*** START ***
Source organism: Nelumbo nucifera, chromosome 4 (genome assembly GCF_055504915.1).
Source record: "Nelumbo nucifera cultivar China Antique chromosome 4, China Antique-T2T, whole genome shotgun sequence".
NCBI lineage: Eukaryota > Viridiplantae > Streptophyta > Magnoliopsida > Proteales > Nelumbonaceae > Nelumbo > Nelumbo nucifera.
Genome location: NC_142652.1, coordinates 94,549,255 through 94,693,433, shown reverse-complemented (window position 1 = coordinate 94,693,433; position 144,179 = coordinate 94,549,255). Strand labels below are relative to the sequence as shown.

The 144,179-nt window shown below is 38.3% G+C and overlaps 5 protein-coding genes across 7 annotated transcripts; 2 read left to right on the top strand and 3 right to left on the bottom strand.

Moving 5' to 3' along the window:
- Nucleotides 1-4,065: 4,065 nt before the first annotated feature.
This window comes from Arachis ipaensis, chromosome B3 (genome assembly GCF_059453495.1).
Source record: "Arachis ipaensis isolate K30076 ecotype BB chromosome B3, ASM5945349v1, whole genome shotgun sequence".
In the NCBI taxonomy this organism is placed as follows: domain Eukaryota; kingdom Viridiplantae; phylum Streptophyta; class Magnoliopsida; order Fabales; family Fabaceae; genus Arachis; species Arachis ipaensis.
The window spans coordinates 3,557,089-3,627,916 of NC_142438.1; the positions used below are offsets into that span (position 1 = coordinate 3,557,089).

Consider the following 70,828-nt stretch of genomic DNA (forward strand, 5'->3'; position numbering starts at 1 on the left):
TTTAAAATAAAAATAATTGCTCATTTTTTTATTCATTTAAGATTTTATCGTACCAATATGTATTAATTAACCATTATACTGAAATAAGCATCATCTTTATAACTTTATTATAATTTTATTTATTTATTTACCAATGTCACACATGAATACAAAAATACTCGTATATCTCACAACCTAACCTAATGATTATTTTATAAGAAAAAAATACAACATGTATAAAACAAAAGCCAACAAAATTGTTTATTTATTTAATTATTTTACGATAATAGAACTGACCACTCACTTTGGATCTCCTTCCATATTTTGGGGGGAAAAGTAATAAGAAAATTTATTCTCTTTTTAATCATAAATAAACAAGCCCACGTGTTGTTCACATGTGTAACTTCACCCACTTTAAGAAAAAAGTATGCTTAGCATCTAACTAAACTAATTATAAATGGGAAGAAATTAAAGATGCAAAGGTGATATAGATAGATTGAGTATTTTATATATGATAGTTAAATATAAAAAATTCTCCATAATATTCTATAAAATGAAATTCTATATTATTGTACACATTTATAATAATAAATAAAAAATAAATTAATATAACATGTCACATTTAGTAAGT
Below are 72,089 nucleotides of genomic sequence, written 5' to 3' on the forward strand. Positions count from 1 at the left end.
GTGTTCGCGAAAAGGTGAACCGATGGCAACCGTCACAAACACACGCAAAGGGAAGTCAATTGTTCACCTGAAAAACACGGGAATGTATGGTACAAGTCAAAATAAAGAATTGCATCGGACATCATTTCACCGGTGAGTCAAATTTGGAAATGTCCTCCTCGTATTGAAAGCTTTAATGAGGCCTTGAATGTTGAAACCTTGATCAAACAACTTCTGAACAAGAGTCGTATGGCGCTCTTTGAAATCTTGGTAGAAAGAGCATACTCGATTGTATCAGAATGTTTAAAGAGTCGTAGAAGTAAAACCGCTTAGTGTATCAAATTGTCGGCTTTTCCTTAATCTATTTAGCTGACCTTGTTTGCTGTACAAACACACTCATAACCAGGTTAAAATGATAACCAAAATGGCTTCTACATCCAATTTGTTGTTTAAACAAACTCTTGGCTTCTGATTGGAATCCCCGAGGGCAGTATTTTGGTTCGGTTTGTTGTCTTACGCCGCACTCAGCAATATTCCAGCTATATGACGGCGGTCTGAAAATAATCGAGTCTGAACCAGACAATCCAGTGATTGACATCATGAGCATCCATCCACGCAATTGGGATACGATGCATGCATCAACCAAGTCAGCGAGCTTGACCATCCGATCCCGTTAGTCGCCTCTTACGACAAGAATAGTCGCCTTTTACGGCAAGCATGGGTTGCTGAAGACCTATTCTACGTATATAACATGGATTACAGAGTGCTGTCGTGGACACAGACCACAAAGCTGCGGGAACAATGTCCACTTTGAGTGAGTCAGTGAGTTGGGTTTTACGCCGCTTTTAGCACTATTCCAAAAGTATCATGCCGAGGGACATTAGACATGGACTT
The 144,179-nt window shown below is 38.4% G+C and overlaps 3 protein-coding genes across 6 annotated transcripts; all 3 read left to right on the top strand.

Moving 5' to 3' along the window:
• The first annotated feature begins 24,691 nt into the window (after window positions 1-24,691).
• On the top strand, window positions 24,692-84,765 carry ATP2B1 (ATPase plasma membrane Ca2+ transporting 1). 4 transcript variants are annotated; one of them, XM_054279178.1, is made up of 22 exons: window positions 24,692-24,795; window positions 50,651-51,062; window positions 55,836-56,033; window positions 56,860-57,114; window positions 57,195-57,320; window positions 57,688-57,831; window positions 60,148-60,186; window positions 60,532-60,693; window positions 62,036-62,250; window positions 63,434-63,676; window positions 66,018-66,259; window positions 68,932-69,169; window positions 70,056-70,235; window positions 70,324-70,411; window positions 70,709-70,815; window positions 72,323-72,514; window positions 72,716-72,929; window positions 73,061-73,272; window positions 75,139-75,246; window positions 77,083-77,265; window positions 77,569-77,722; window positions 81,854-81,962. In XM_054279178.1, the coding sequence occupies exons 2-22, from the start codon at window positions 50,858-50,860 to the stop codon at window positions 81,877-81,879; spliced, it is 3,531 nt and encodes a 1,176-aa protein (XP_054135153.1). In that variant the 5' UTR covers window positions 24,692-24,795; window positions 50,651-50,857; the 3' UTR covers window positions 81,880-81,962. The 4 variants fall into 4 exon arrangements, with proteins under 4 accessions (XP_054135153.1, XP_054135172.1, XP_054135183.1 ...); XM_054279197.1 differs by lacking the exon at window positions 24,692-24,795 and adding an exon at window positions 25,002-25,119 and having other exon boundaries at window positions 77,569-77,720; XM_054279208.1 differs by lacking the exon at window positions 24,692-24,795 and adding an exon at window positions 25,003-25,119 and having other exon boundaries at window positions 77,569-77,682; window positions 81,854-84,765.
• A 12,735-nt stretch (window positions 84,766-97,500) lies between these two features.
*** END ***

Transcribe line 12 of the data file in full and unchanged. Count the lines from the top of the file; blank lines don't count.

Consider the following 70,828-nt stretch of genomic DNA (forward strand, 5'->3'; position numbering starts at 1 on the left):